Showing posts with label Rumi. Show all posts
Showing posts with label Rumi. Show all posts

Sam Harris is an atheist, anti-Judeo-Christian author who is nevertheless interested in spirituality and more accepting of Buddhism and Dzogchen.

In a discussion topic where someone criticised Sam for criticising religions, Soh commented:

Sam Harris has legitimate concerns about fundamentalist religion but rather than targeting specific religions, he would be better off understanding and explaining the different levels of development contributing to acts of extremism like Ken Wilber , and the different forms of religion and spirituality. You can find genuine mystical and contemplative spirituality in any given religion, and you can also find extremists in any religion. It has got to do with the level of development of an individual's consciousness in the spiral dynamics.
Clearly, even in Islam, Sufism is a [at least comparatively] non-violent tradition focused on contemplative practice and spiritual awakening. Its interpretation of holy war and struggle is mostly in terms of inner struggle against the 'ego' (the highest struggle is the struggle against the self, according to a famous sufi master). It is my hope that people in the world, not necessarily they have to turn into Buddhists or Buddhism, but at least within each religion, more and more people get attracted to the more contemplative, mystical, and genuinely spiritually transformative aspects of their religion (sufism, kabbalah, christian mysticism, etc etc) and transcend the merely ethnocentric and mythic-literal aspect of religions predominant in less developed forms of religious practices [which covers the majority of religious practice currently] throughout the world.
And although Buddha has never condoned (unlike certain other religions' scriptures which I acknowledge does speak about 'holy struggles', having studied the scriptures of all religions myself many years ago) even once an act of violence** in the name of his teachings or religion, nevertheless, "Buddhists" at the ethnocentric level of development have historically been involved in violence as well, one way or another.
So the problem isn't so much the scriptures alone, but equally important the need to raise human consciousness up the levels and states of consciousness, in terms of spiral dynamics and the levels of spiritual awakening. One will always interpret and understand the scriptures from the perspective of one's depth of psychological and spiritual development.
On Sufism:
"The Sufi is expected to go through ascending spiritual stations (maqamat) ultimately conductive to a direct experience of the truth. This path may encompass visionary experiences and ecstatic states (hal). It is often described as moving up to the stage of ‘annihilation’ (fana) of the self, with the final goal being the return of self and subsistence in God (baqa). Existence in the world of multiplicity is therefore somehow illusory, true existence being an attribute of the only God, i.e. it is an attribute of unity. Among the celebrated Sufi masters who better formulated this idea (often referred to as the doctrine of the ‘unity of the being’, wahdat al-wujud), is the Andalusian metaphysician Muhyi al-Din Ibn ‘Arabi (d. 1240), who exerted an influence on subsequent Muslim thought comparable to that exerted by Plato on Western philosophy. Faithful to the Qur’anic tenet that nothing on earth is permanent except the face of God (Q. 28. 88: All things perish, except His Face), the Sufi’s ultimate goal is to get rid of their ego and the world of multiplicity to subsist in communion with God in the abode of unity."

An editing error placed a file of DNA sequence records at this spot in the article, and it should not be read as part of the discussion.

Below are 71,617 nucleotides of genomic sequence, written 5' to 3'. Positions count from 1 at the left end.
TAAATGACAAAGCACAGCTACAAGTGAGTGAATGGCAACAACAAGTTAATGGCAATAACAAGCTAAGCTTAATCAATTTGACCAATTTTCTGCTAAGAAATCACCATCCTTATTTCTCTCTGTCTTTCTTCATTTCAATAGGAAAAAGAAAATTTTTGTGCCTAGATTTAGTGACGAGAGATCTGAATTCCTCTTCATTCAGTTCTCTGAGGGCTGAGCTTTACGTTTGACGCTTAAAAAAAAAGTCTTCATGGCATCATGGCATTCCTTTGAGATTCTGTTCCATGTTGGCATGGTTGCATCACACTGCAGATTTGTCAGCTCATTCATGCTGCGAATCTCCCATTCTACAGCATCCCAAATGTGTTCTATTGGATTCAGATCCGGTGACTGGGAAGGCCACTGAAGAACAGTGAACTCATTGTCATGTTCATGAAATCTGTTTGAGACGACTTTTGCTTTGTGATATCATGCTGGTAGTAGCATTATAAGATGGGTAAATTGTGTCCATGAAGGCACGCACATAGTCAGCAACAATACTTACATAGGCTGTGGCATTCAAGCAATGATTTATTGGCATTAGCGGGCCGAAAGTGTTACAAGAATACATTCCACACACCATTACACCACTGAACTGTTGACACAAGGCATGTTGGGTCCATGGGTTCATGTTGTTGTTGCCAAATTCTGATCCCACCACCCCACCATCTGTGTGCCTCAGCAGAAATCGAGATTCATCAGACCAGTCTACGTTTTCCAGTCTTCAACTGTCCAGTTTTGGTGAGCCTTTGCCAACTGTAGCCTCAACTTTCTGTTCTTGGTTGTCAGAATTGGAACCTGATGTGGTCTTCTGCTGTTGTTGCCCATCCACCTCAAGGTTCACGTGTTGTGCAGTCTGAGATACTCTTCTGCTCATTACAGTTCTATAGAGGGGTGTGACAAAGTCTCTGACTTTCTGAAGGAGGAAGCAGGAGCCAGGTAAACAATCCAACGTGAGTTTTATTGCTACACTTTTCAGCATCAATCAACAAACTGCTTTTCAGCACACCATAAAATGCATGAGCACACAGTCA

On Buddha's position about violence:
“Monks, even if bandits were to sever you savagely limb by limb with a two-handle saw, he who gave rise to a mind of hate towards them would not be carrying out my teaching”. – Buddha
"Bhikkhus, even if bandits were to sever you savagely limb by limb with a two-handled saw, he who gave rise to a mind of hate towards them would not be carrying out my teaching. Herein, bhikkhus, you should train thus: 'Our minds will remain unaffected, and we shall utter no evil words; we shall abide compassionate for their welfare, with a mind of loving kindness, without inner hate. We shall abide pervading them with a mind imbued with loving-kindness; and starting with them, we shall abide pervading the all-encompassing world with a mind imbued with loving-kindness, abundant, exalted, immeasurable, without hostility and without ill will.' That is how you should train, bhikkhus.
Buddha: "Bhikkhus, if you keep this advice on the simile of the saw constantly in mind, do you see any course of speech, trivial or gross, that you could not endure?"
Bhikkhus: "No, venerable sir." 
Buddha: "Therefore, bhikkhus, you should keep this advice on the simile of the saw constantly in mind. That will lead to your welfare and happiness for a long time."” – Buddha



Not Christian or Jew or Muslim, not Hindu,
Buddhist, sufi, or zen. Not any religion

or cultural system. I am not from the East
or the West, not out of the ocean or up

from the ground, not natural or ethereal, not
composed of elements at all. I do not exist,

am not an entity in this world or the next,
did not descend from Adam or Eve or any

origin story. My place is placeless, a trace
of the traceless. Neither body or soul.

I belong to the beloved, have seen the two
worlds as one and that one call to and know,

first, last, outer, inner, only that
breath breathing human being.

Coleman Barks, Tr., The Essential Rumi (San Fransico: Harper Collins, 1995)


Persian poet
Jalāl ad-Dīn Mohammad Rūmī, also known as Jalāl ad-Dīn Mohammad Balkhī, Mevlânâ/Mowlānā, Mevlevî/Mawlawī, and more popularly simply as Rumi, was a 13th-century Persian poet, Hanafi faqih, Islamic scholar, Maturidi theologian, and Sufi mystic originally from Greater Khorasan in Greater Iran. Wikipedia